The addictions field currently lacks standardized brief assess- ment tools that directly assess for DSM–5 AUD criteria. The Brief DSM–5 AUD Assessment was developed for this specific purpose, and this is one of the first studies to develop such a measure in college students. Given the high rates of AUD diagnosis in this at-risk population of drinkers, a brief assessment measure for detecting DSM–5 AUDs in college students offers several unique advantages such as providing a cost-efficient method for obtaining an AUD diagnosis, cutting down on the time and intensive nature of “gold standard” clinical interviews, and it can be easily incor- porated into screening and brief intervention protocols. In sum, the development of the Brief DSM–5 AUD Assessment is a necessary step toward efficient assessment of DSM–5 AUDs in college students.
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805DEVELOPMENT OF A BRIEF DSM–5 AUD ASSESSMENT
Brief DSM–5 AUD Assessment Items and Instructions
Below are questions related to your experiences from alcohol use within the past year. Please circle your best answer to each question as to whether each experience occurred more than once in the prior year in response to your own alcohol use. If you have questions about these examples, please feel free to ask the research assistant. REMEMBER TO CIRCLE YOUR BEST ANSWER
During the past year, were you unable to or failed to fulfill major role obligations at work, school or home?
YES NO During the past year, did you consume alcohol in situations in
which it was physically hazardous (e.g., driving while intoxi- cated)?
YES NO During the past year, did you continue to drink alcohol despite
persistent or recurrent social or interpersonal problems caused by the effects of the alcohol (e.g., arguments with a significant other or family member, physical fight)?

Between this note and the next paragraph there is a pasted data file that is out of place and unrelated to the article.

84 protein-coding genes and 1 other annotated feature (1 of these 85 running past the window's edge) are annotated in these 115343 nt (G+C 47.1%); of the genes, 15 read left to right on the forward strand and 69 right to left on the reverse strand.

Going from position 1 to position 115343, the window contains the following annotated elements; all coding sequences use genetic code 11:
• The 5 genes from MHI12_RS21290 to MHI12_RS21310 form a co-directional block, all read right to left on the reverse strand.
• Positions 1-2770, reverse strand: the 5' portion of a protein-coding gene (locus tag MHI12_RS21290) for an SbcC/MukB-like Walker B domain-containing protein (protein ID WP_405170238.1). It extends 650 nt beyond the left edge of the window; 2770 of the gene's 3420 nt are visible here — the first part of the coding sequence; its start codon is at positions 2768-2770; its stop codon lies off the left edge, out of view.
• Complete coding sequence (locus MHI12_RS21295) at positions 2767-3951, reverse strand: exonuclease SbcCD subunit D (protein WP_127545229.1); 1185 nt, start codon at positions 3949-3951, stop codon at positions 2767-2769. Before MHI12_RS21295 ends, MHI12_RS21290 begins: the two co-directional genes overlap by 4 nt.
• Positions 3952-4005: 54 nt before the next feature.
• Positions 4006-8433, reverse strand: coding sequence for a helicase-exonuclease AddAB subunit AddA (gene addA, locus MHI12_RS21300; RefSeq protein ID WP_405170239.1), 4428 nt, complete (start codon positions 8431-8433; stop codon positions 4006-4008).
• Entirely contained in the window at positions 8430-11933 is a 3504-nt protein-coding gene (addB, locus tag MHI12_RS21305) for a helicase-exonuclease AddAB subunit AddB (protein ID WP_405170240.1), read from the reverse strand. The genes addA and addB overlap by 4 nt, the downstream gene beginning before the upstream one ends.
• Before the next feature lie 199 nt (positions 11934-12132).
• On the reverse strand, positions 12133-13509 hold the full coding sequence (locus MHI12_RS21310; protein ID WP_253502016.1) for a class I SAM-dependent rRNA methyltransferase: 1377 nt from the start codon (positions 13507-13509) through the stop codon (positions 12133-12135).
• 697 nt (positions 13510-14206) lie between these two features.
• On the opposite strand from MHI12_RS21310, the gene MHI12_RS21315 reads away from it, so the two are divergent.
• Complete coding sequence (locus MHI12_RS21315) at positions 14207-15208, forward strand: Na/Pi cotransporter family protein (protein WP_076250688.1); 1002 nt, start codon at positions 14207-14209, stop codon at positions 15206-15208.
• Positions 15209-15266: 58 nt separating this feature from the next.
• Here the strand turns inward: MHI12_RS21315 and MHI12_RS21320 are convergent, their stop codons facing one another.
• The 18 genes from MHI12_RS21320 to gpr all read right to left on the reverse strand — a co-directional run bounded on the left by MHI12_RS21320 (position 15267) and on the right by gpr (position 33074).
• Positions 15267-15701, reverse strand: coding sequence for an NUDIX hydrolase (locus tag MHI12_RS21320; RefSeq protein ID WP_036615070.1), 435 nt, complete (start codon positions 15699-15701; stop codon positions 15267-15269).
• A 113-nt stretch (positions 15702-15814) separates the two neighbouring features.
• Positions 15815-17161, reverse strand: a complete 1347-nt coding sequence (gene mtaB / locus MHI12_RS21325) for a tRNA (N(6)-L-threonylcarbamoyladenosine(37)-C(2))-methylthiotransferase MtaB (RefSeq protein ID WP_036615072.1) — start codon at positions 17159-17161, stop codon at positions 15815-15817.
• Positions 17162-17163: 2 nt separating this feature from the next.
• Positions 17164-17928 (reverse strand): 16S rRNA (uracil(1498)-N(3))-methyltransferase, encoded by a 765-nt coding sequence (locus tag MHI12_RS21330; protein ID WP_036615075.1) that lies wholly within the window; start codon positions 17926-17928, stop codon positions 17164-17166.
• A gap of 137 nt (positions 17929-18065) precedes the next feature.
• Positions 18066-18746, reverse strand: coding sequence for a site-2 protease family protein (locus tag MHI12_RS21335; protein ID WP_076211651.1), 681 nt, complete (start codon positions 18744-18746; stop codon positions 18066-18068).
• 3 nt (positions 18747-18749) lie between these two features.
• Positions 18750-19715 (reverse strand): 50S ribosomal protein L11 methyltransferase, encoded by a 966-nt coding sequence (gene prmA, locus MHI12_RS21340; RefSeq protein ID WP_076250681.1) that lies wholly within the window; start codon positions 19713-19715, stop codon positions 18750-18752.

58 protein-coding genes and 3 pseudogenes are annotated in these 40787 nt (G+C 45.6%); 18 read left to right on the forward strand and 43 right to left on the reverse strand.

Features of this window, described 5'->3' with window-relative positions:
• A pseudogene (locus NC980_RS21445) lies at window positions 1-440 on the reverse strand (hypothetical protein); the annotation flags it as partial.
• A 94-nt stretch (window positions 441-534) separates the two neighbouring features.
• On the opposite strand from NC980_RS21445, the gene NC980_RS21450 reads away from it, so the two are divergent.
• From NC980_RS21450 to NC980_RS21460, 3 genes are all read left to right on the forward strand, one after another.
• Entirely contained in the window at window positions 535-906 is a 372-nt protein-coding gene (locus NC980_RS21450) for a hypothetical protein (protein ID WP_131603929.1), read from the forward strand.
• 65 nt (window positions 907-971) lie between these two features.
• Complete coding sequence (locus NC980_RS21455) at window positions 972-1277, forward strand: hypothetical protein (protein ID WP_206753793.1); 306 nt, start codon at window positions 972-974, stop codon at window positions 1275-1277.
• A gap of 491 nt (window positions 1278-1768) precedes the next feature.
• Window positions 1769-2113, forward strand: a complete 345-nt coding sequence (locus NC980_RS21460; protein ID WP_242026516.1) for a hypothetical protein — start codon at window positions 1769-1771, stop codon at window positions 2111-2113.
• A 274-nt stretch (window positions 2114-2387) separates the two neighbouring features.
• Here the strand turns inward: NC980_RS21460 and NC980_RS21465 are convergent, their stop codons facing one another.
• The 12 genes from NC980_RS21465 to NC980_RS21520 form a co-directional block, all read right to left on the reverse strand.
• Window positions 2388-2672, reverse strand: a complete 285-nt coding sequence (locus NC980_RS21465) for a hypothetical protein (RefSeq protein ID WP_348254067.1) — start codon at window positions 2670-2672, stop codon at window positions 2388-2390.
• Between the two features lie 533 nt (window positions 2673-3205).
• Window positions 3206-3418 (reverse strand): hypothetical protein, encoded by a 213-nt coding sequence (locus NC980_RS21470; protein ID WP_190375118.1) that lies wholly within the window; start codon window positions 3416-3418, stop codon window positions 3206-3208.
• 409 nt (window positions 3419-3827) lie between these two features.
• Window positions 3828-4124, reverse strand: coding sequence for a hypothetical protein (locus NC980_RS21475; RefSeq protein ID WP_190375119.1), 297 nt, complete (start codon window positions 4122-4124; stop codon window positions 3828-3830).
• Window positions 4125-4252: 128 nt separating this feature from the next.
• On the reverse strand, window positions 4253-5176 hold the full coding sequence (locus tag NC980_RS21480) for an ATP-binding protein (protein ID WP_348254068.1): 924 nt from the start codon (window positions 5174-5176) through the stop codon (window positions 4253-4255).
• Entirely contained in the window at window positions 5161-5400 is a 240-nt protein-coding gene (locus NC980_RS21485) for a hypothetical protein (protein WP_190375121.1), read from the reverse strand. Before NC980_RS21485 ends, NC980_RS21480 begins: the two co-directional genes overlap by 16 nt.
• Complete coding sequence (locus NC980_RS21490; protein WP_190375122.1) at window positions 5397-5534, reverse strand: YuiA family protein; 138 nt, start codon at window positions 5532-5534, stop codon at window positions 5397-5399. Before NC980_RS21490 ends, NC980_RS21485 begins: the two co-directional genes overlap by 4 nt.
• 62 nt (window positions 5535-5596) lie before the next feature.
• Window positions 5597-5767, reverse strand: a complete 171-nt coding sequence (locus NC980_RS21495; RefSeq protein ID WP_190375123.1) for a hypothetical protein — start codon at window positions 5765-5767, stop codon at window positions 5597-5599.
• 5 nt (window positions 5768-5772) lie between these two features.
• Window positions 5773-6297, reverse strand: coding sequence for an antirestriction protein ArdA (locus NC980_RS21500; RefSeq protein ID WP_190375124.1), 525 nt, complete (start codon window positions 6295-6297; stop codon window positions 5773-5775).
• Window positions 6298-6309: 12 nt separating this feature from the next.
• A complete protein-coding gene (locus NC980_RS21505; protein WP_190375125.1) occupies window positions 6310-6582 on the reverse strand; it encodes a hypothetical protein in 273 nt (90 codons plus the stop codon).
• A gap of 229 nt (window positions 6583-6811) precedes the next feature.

YES NO During the past year, as a result of your drinking, did you have
a need to drink more to become intoxicated or get the desired effect?
YES NO During the past year, as a result of your drinking, did you notice
a diminished effect with continued use of the same amount of alcohol?
YES NO During the past year, as a result of your drinking, did you
experience any withdrawal symptoms from not drinking (e.g., shakes, tremors, sleeplessness, anxiety, sweating, flushing)?
During the past year, as a result of your drinking, did you drink to relieve or avoid withdrawal symptoms?
YES NO During the past year, did you drink alcohol in larger amounts or
over a longer period than intended? YES NO During the past year, as a result of alcohol use, did you have a
persistent desire or have unsuccessful efforts to cut down or control alcohol use?
YES NO During the past year, as a result of alcohol use, did you spend a
great deal of time in activities necessary to obtain alcohol or recover from its effects?
YES NO During the past year, as a result of alcohol use, were important
social, occupational, or recreational activities given up or reduced because of alcohol use?
YES NO During the past year, as a result of alcohol use, did you continue
to drink alcohol, despite knowledge of having a persistent or recurrent physical or psychological problem that is likely to have been caused or exacerbated by drinking?
YES NO During the past year, as a result of alcohol use, did you have a
strong desire or craving to drink? YES NO
Received March 30, 2017 Revision received August 30, 2017
Accepted September 5, 2017 �
- Development and Psychometric Analysis of the Brief DSM–5 Alcohol Use Disorder Diagnostic …
- Participants and Procedure
- Development of the Brief DSM–5 AUD assessment
- Alcohol, other drug use, and negative consequences
- Construction of drug use indices
- Classification of AUD status
- Data Analytic Plan
- Classical test theory analyses: Reliability and validity analyses
- Item Response Theory analysis
- Demographic Characteristics of Current Sample
- Alcohol and Other Drug Use Characteristics
- Classification of DSM–5 AUDs
- Reliability Analyses
- Validity Analyses
- Evaluating Differences Between Those With and Without a DSM–5 AUD
- Item Response Theory Analyses
- Final IRT Model Analyses
- ICCs and Total Information Curves
- Appendix Brief DSM–5 AUD Assessment Items and Instructions